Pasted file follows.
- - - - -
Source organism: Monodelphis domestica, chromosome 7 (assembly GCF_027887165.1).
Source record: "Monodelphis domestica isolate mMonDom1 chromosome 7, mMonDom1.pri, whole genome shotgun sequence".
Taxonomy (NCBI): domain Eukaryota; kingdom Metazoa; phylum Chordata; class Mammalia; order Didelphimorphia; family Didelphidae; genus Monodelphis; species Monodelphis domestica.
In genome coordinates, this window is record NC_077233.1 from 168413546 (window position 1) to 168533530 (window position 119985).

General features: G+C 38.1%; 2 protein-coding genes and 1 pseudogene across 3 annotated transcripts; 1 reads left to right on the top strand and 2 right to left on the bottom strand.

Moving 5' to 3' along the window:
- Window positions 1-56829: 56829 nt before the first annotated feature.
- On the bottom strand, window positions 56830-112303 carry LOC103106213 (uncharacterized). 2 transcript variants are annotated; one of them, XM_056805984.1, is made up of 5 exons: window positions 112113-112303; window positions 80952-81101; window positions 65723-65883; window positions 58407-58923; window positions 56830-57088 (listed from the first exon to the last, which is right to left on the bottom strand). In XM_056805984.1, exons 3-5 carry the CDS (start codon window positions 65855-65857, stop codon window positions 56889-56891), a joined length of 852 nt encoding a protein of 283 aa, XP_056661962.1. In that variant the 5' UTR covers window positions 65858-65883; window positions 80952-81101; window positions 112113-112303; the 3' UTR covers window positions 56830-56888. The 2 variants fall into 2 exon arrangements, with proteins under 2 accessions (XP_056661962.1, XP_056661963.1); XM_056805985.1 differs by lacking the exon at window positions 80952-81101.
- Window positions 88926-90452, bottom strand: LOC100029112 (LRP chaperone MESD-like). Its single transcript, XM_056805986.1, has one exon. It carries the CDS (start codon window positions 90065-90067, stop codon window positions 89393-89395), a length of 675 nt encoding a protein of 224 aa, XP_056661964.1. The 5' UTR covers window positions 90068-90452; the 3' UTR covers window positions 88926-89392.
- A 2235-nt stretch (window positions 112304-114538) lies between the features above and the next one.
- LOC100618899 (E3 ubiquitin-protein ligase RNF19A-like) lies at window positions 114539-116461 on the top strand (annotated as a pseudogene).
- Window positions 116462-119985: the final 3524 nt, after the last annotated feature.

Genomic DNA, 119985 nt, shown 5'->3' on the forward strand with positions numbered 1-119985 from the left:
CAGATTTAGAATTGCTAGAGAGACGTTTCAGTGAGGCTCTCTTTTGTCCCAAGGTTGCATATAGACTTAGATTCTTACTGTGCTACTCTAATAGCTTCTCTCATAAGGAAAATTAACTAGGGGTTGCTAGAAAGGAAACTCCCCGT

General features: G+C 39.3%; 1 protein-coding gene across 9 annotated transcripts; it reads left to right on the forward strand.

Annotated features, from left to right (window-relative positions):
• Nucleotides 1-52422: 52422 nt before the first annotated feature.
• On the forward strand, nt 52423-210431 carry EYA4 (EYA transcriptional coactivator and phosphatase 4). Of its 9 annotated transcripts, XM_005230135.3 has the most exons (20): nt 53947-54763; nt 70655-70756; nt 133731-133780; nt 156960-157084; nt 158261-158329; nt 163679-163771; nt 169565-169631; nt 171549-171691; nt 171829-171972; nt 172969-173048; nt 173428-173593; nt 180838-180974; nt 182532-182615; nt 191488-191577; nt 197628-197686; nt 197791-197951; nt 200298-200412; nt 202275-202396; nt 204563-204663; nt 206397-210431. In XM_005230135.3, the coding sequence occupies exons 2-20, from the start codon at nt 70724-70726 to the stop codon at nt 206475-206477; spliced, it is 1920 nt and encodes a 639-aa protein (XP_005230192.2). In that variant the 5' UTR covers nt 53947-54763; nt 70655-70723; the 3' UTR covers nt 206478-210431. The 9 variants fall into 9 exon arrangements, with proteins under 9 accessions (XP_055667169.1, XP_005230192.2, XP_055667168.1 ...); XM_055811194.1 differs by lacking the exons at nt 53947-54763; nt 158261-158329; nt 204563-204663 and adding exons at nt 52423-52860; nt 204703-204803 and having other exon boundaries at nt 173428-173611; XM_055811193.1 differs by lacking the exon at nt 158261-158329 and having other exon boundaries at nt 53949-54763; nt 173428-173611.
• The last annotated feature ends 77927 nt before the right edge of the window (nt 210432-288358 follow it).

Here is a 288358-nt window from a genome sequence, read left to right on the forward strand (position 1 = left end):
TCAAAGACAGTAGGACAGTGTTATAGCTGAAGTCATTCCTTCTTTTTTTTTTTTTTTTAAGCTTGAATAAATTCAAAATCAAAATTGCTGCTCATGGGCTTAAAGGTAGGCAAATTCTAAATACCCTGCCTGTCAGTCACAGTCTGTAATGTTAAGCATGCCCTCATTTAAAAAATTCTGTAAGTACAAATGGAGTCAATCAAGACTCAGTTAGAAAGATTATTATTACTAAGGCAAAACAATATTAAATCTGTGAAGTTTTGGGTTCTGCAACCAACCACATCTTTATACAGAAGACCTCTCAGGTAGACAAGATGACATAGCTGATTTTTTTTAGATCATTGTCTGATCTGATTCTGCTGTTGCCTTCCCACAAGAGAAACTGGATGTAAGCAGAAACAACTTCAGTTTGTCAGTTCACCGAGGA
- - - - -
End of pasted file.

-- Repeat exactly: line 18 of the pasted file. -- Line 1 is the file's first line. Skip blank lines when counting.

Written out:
• On the forward strand, nt 52423-210431 carry EYA4 (EYA transcriptional coactivator and phosphatase 4). Of its 9 annotated transcripts, XM_005230135.3 has the most exons (20): nt 53947-54763; nt 70655-70756; nt 133731-133780; nt 156960-157084; nt 158261-158329; nt 163679-163771; nt 169565-169631; nt 171549-171691; nt 171829-171972; nt 172969-173048; nt 173428-173593; nt 180838-180974; nt 182532-182615; nt 191488-191577; nt 197628-197686; nt 197791-197951; nt 200298-200412; nt 202275-202396; nt 204563-204663; nt 206397-210431. In XM_005230135.3, the coding sequence occupies exons 2-20, from the start codon at nt 70724-70726 to the stop codon at nt 206475-206477; spliced, it is 1920 nt and encodes a 639-aa protein (XP_005230192.2). In that variant the 5' UTR covers nt 53947-54763; nt 70655-70723; the 3' UTR covers nt 206478-210431. The 9 variants fall into 9 exon arrangements, with proteins under 9 accessions (XP_055667169.1, XP_005230192.2, XP_055667168.1 ...); XM_055811194.1 differs by lacking the exons at nt 53947-54763; nt 158261-158329; nt 204563-204663 and adding exons at nt 52423-52860; nt 204703-204803 and having other exon boundaries at nt 173428-173611; XM_055811193.1 differs by lacking the exon at nt 158261-158329 and having other exon boundaries at nt 53949-54763; nt 173428-173611.